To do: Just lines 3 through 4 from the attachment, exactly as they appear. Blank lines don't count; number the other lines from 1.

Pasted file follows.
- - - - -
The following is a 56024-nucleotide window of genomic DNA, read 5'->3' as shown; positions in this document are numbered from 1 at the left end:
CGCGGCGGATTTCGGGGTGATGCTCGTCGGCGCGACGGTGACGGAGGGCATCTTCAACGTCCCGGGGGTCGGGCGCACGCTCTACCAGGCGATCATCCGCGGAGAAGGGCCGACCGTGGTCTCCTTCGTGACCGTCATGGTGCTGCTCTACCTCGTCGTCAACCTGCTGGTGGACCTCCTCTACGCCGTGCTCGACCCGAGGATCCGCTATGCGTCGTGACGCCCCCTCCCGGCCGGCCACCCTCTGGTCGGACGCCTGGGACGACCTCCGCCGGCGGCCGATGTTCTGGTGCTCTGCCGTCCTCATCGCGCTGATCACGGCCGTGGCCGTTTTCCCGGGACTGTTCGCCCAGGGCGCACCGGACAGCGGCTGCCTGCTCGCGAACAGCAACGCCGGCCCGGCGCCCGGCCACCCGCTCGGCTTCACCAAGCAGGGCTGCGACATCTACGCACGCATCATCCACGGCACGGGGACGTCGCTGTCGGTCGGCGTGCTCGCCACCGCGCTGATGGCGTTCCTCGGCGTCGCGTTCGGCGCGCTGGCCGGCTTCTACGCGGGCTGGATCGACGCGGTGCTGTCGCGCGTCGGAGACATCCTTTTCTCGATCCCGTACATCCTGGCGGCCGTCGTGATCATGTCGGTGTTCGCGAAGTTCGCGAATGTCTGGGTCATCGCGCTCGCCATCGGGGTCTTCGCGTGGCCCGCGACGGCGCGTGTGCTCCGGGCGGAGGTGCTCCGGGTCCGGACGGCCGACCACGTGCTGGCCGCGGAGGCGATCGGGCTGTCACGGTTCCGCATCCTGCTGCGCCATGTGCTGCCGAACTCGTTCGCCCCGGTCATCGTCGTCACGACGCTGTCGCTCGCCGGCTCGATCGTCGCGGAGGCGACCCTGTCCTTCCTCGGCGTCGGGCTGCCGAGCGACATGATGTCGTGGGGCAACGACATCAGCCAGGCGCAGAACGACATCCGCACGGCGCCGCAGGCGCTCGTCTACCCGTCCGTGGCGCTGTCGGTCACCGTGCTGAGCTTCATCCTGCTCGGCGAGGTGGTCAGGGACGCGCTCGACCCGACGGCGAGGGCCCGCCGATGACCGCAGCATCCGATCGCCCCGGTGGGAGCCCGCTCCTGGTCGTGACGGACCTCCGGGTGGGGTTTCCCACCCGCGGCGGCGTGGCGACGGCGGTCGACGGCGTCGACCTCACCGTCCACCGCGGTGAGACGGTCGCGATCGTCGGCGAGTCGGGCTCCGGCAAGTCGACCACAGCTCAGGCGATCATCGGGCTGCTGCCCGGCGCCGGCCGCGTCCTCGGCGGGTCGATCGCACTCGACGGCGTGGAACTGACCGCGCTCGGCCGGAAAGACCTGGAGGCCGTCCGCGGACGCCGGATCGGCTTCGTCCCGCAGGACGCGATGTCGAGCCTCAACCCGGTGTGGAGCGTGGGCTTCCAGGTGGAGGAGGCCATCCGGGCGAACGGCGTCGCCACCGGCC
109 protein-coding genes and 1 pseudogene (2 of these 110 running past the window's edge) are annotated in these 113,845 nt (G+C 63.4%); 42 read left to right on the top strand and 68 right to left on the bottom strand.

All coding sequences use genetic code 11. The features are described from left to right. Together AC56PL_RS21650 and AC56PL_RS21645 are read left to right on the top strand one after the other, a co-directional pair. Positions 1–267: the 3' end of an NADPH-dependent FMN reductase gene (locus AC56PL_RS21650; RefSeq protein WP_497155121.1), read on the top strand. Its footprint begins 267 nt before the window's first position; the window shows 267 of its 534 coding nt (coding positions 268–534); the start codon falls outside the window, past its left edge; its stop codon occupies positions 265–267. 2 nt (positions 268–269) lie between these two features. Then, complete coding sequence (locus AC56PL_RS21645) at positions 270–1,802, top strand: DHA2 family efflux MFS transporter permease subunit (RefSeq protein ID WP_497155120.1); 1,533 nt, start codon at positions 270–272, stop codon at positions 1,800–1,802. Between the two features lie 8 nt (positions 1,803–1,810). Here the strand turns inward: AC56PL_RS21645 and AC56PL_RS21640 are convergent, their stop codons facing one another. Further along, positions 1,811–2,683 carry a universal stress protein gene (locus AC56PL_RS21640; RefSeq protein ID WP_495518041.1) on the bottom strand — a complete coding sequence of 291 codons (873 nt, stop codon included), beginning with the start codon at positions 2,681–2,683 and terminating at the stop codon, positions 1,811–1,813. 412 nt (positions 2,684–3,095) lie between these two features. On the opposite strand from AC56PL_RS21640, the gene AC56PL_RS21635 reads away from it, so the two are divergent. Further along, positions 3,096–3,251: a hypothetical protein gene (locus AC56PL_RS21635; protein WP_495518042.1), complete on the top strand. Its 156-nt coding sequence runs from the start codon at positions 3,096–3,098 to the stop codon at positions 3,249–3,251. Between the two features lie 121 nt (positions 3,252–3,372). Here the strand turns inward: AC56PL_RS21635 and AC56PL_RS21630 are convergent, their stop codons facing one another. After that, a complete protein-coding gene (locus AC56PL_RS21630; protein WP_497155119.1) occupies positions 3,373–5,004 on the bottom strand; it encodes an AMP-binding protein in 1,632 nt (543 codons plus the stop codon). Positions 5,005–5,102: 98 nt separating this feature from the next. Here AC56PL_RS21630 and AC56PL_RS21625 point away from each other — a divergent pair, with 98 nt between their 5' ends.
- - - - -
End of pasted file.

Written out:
109 protein-coding genes and 1 pseudogene (2 of these 110 running past the window's edge) are annotated in these 113,845 nt (G+C 63.4%); 42 read left to right on the top strand and 68 right to left on the bottom strand.

All coding sequences use genetic code 11. The features are described from left to right. Together AC56PL_RS21650 and AC56PL_RS21645 are read left to right on the top strand one after the other, a co-directional pair. Positions 1–267: the 3' end of an NADPH-dependent FMN reductase gene (locus AC56PL_RS21650; RefSeq protein WP_497155121.1), read on the top strand. Its footprint begins 267 nt before the window's first position; the window shows 267 of its 534 coding nt (coding positions 268–534); the start codon falls outside the window, past its left edge; its stop codon occupies positions 265–267. 2 nt (positions 268–269) lie between these two features. Then, complete coding sequence (locus AC56PL_RS21645) at positions 270–1,802, top strand: DHA2 family efflux MFS transporter permease subunit (RefSeq protein ID WP_497155120.1); 1,533 nt, start codon at positions 270–272, stop codon at positions 1,800–1,802. Between the two features lie 8 nt (positions 1,803–1,810). Here the strand turns inward: AC56PL_RS21645 and AC56PL_RS21640 are convergent, their stop codons facing one another. Further along, positions 1,811–2,683 carry a universal stress protein gene (locus AC56PL_RS21640; RefSeq protein ID WP_495518041.1) on the bottom strand — a complete coding sequence of 291 codons (873 nt, stop codon included), beginning with the start codon at positions 2,681–2,683 and terminating at the stop codon, positions 1,811–1,813. 412 nt (positions 2,684–3,095) lie between these two features. On the opposite strand from AC56PL_RS21640, the gene AC56PL_RS21635 reads away from it, so the two are divergent. Further along, positions 3,096–3,251: a hypothetical protein gene (locus AC56PL_RS21635; protein WP_495518042.1), complete on the top strand. Its 156-nt coding sequence runs from the start codon at positions 3,096–3,098 to the stop codon at positions 3,249–3,251. Between the two features lie 121 nt (positions 3,252–3,372). Here the strand turns inward: AC56PL_RS21635 and AC56PL_RS21630 are convergent, their stop codons facing one another. After that, a complete protein-coding gene (locus AC56PL_RS21630; protein WP_497155119.1) occupies positions 3,373–5,004 on the bottom strand; it encodes an AMP-binding protein in 1,632 nt (543 codons plus the stop codon). Positions 5,005–5,102: 98 nt separating this feature from the next. Here AC56PL_RS21630 and AC56PL_RS21625 point away from each other — a divergent pair, with 98 nt between their 5' ends.